The Blurred Lines Of Service Design

3 min read
Ben Logan
Design Research

Over the last few years, a number of design buzzwords have been popularised by various media with varying definitions, making it increasingly difficult to communicate what we do as service designers.

We are all ‘design thinkers’ or ‘human-centred designers’ concerned with ‘strategic design’ or ‘user experience’. I’ve spoken about service design with many designers and quickly realised we’re using the same words to describe very different things. It’s confusing, to say the least. So what differentiates service design from other disciplines? And how much do the definitions matter?

One of the reasons these definitions are so challenging for service designers is that our discipline is evolving rapidly as it learns from and incorporates various other approaches. We continually adapt new processes, tools, methodologies and terminologies, blurring the line between service design and other design disciplines. While this makes service design a stronger and more powerful discipline, it also adds a layer of complexity.

What are the similarities between the various design disciplines?

Let’s start with the obvious: they all start or end with the word ‘design’. And design starts with empathy for the user. It’s about understanding what the user needs in order to improve on or build useful products or services. We build useful stuff by using various creative tools and by keeping people at the heart of the process. Every designer’s process is slightly different, but many designers use some version of the classic ‘double diamond’, the flexible model of iterative divergent and convergent thinking defined by the Design Council. At Spotless, we shuffle our Method Cards often, mixing and matching our methods based on the design challenge we’re facing. We shift our focus: one moment talking with stakeholders and employees, the next listening to what the customers think, and then exploring the competitors. We can immerse ourselves in one area, or we can explore them all and embrace the different perspectives.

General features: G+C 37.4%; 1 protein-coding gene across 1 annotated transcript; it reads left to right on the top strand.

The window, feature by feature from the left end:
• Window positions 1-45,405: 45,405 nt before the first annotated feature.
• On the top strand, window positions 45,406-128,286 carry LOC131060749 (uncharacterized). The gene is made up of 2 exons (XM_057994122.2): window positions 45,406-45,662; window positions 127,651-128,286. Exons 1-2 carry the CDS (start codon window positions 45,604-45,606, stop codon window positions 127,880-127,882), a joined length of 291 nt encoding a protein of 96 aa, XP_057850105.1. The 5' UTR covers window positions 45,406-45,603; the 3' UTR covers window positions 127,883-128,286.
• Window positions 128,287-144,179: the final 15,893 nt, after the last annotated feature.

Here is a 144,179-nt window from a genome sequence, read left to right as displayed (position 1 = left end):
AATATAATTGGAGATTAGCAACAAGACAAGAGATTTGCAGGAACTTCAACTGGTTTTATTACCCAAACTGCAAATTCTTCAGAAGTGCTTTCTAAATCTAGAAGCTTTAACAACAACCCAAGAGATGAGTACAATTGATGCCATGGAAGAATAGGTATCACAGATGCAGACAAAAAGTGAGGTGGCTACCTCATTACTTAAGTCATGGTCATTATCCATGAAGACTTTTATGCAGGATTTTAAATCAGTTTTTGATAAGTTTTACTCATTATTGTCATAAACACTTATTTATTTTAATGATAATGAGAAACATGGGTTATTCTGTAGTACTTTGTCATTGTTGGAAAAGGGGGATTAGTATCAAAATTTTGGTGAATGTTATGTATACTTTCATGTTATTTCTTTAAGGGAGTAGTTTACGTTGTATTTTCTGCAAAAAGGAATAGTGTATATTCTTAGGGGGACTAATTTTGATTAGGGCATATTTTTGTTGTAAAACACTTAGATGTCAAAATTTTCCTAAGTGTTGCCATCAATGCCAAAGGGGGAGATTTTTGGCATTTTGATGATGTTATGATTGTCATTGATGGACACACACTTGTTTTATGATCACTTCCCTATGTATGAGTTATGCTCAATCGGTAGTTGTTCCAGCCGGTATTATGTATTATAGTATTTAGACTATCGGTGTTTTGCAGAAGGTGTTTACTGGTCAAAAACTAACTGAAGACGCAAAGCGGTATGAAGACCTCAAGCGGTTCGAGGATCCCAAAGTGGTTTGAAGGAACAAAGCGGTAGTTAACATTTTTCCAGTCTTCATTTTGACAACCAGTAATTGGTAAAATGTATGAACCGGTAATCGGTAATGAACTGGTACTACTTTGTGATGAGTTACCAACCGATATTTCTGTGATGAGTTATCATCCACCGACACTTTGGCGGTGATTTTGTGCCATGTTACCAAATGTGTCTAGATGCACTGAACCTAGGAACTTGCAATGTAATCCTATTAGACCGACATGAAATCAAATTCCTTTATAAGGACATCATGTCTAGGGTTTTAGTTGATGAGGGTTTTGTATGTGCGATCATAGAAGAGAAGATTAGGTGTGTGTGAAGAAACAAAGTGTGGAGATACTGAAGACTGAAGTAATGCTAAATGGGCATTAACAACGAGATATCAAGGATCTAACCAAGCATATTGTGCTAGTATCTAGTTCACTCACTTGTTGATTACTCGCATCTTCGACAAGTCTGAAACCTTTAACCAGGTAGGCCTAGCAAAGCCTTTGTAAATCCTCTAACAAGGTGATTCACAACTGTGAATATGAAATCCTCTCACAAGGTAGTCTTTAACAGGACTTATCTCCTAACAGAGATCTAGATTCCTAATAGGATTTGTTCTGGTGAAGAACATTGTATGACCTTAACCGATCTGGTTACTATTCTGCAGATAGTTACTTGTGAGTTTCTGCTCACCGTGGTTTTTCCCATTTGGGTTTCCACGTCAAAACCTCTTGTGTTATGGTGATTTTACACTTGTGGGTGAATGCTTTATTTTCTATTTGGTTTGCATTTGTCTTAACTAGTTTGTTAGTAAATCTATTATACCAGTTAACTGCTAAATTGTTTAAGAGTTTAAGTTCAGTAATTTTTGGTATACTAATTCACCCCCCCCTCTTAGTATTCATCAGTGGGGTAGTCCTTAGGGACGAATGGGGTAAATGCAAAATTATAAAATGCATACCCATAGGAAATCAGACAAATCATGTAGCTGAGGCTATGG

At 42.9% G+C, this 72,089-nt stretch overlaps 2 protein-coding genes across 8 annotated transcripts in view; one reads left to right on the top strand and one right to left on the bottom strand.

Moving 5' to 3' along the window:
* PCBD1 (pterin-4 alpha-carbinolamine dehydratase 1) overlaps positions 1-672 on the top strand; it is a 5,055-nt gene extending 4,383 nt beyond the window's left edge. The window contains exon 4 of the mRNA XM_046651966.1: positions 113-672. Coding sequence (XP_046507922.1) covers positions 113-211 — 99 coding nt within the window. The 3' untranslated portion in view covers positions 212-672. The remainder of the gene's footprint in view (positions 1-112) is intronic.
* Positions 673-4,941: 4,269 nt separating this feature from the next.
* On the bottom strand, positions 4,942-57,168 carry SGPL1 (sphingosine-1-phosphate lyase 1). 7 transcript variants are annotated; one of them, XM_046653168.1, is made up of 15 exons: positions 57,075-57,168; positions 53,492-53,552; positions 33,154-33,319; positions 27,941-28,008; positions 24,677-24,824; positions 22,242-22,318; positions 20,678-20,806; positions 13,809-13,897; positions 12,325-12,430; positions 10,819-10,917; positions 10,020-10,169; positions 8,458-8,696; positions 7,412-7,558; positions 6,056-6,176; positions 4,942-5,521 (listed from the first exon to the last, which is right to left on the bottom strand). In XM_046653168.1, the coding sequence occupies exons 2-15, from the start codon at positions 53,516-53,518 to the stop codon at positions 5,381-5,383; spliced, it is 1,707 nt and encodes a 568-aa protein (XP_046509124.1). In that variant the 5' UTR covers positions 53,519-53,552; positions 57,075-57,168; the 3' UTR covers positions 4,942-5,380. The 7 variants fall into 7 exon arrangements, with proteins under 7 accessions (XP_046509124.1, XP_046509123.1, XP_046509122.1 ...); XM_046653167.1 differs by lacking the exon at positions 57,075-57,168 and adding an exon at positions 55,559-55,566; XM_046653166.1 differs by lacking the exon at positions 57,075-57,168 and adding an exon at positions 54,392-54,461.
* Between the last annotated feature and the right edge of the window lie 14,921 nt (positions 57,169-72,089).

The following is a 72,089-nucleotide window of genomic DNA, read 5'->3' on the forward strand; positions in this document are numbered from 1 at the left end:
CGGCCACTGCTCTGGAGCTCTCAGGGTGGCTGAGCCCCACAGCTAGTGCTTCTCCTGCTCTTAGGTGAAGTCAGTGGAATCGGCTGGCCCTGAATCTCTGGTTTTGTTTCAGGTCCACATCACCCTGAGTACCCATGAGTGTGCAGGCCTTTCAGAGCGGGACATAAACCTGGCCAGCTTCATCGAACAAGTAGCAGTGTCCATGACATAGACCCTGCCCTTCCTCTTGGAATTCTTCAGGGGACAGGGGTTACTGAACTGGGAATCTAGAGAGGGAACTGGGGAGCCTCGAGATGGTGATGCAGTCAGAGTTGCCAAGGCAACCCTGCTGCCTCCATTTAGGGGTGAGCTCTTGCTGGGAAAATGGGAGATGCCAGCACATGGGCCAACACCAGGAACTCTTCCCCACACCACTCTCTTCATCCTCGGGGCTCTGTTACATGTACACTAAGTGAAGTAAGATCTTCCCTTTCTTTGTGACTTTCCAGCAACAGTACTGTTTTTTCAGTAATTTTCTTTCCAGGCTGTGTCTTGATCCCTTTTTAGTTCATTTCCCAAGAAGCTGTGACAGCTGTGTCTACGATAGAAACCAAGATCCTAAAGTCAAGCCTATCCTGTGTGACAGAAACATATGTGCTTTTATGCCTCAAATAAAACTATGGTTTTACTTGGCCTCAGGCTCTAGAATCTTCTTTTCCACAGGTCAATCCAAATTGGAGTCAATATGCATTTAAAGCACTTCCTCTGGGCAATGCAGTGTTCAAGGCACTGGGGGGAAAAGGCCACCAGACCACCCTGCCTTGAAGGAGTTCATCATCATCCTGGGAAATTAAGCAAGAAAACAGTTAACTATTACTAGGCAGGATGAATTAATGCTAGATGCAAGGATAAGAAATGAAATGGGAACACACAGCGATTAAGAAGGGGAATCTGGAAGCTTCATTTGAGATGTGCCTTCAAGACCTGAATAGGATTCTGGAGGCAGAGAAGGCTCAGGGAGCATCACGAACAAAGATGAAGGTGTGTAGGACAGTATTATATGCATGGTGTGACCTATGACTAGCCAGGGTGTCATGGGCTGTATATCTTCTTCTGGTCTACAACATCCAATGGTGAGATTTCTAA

What differentiates service design?

Graphic designers are concerned with designing graphics, UI designers with user interfaces, UX designers with customer journey. Service designers take a broader, more holistic approach. We look at how all these touchpoints do and could fit together, and we decide if we need to dive deeper into a few of them. We may use the tools of an interaction designer in one service design project and the tools of an industrial designer in another. We look at what happens frontstage and backstage in an organisation, and then we make strategic and tactical decisions. We ask: Do you know where to add value to your organisation? Do you have unhappy customers or unhappy employees? Does your operational model work as seamless as you’d like it to? What problem do you really need to solve?

One way of thinking-01

Design research and service design, for example, look as though they operate over similar spaces, what differentiates these two disciplines is the output. Designer researchers articulate problems in order to set up service designers to solve them. Service designers build stuff based on the insights uncovered during design research.

We probably have different views on what design is, and that is great! The lines will continue to be blurred for a while longer, and different views on the approach and process produce different outputs. Rather than getting caught up in what adjective to place before or after design, or how to abbreviate, we might focus on first asking people what their needs and frustrations are. Is the operational model no longer fit for purpose? Is the organisation siloed? We should first articulate the users’ needs and understand the business challenge. And then we can solve these problems with whatever kind of design is needed. That’s what really matters, anyway. Solving the right problem then solving that problem right.

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